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Types of Interpersonal Relationships

By Andrea Gerhart and Fabiola Perez
by

Andrea Gerhart

on 11 October 2012

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Transcript of Types of Interpersonal Relationships

Interpersonal Relationships Types of Interpersonal Relationships A small social group bound by ties of blood, null contract, and a commitment to care for and be responsible for one another, usually in a shared household. Family A close and caring relationship between two people that is perceived as mutually satisfying and beneficial. Friendship Online relationships were thought to be rather impersonal, lacking the richness of nonverbal cues found in face-to-face relationships. But Joe Walther changed that. Online Relationships Love is typically defined as a deep affection for and attachment to another person involving emotional ties, with varying degrees of passion, commitment, and intimacy. Romantic The interconnections and interdependence between two individuals. What Are Interpersonal Relationships? 1. Communication Skills
2. Develop Characteristics that affect how we interact with others. We Learn... Family relationships constitute the first and most basic relationships in our lives. Availability Caring Honesty Trust Loyalty Empathy Availability: Making time for one another. Caring: Feelings of concern for the happiness and well-being of each other. Honesty: Being open and truthful with each other, even if that means saying things that are hard to hear. Trust: Being honest and maintaining
confidentiality. Loyalty: Maintaining relationships despite disagreements and framing differences as positive. Empathy: Communicating the ability to feel what each other is feeling and experiencing. 1. Eros erotic, sexual love This type of relationship is intimate both emotionally and physically. The focus is on beauty and attractiveness. 2. Ludus playful, casual love Ludus means "play" in Latin, and the ludic lover views love as a game. Ludic love does not require great commitment. 3. Storge love that lacks passion Lacks passion and excitement. Share interests and activities but no feelings. 4. Pragma commited, practical love Extremely logical and practical. They want a long-term relationship with an individual who shares the same life goals. 5. Mania intense, romantic love Exhibits extreme feelings and is full of excitement and intensity. But it reaches a peak and eventually fades. 6. Agape selfless, romantic love Individual gives willingly and expects nothing in return. Can care for others without close ties; a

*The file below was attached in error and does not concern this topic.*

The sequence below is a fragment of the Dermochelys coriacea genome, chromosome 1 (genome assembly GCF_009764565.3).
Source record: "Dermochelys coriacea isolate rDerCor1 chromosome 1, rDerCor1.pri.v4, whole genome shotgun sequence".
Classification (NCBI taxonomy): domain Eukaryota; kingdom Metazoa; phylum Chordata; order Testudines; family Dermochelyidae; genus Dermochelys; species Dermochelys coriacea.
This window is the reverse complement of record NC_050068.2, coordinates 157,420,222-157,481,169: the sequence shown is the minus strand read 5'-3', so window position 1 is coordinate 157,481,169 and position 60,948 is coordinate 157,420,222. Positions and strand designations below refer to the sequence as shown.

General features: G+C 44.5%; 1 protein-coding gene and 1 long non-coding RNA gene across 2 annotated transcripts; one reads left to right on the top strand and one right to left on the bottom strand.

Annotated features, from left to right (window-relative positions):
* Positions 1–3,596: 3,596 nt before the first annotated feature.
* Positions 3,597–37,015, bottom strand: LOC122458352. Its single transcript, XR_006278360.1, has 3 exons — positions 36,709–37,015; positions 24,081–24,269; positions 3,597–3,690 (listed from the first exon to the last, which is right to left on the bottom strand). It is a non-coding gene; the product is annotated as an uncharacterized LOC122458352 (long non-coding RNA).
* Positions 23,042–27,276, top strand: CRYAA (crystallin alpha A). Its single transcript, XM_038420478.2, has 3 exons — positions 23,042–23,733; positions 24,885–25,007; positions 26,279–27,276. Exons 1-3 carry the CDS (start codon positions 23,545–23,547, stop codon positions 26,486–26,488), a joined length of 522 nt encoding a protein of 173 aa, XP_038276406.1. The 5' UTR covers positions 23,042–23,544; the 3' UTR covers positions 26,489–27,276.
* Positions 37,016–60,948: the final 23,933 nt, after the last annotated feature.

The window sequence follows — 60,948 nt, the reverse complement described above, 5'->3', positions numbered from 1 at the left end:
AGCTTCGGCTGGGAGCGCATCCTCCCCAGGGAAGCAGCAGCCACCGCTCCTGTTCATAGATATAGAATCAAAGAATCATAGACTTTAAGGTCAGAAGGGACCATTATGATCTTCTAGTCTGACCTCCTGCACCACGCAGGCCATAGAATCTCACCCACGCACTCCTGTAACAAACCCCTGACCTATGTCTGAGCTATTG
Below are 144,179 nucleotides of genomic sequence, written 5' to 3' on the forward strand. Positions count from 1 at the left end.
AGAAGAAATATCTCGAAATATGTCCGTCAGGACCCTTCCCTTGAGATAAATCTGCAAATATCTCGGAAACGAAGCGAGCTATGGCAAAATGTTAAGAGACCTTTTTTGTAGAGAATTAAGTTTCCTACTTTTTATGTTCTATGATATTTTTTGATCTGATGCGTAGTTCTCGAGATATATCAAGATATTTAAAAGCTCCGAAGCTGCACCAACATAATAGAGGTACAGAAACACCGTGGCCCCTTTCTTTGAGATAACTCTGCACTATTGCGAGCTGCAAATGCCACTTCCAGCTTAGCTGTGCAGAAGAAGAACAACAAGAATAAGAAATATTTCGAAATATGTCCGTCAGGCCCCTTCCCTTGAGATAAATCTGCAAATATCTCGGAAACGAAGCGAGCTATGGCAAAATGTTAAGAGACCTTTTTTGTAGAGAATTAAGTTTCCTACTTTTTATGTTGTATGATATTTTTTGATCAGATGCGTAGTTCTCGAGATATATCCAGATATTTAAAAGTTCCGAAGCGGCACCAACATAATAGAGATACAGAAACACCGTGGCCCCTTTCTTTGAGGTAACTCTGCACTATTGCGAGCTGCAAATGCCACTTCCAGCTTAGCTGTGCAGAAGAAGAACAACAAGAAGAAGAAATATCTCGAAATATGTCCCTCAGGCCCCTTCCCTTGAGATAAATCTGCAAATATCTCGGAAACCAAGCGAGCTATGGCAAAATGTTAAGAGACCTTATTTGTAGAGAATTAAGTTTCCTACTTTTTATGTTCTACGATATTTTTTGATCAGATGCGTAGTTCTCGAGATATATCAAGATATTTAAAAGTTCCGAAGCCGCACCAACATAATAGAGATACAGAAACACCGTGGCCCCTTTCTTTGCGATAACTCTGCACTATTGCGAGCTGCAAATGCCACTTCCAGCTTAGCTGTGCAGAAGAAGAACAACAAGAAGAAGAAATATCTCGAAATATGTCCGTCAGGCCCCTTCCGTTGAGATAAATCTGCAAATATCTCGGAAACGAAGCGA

deep relationship is not necessary. Argues that communicators use unique language and stylistic cues in their online messages to develop relationships that are just as close as those that grow from face-to-face content.
Joe Walther's Theory Social Information Processing Theory Online Communication is even more personal
and intimate than face-to-face interaction. Hyperpersonal Communication Enables us to maintain intimacy with others over great distances. Sharing photos, videos, and stories on Facebook, Twitter, or personal blogs allows us to share our lives with family and e-mail messages keep partners close and aware of each other's lives.
Online relationships is more than just romantic - family, friends, and colleagues. Online Communication There are four types of
Interpersonal Relationships.
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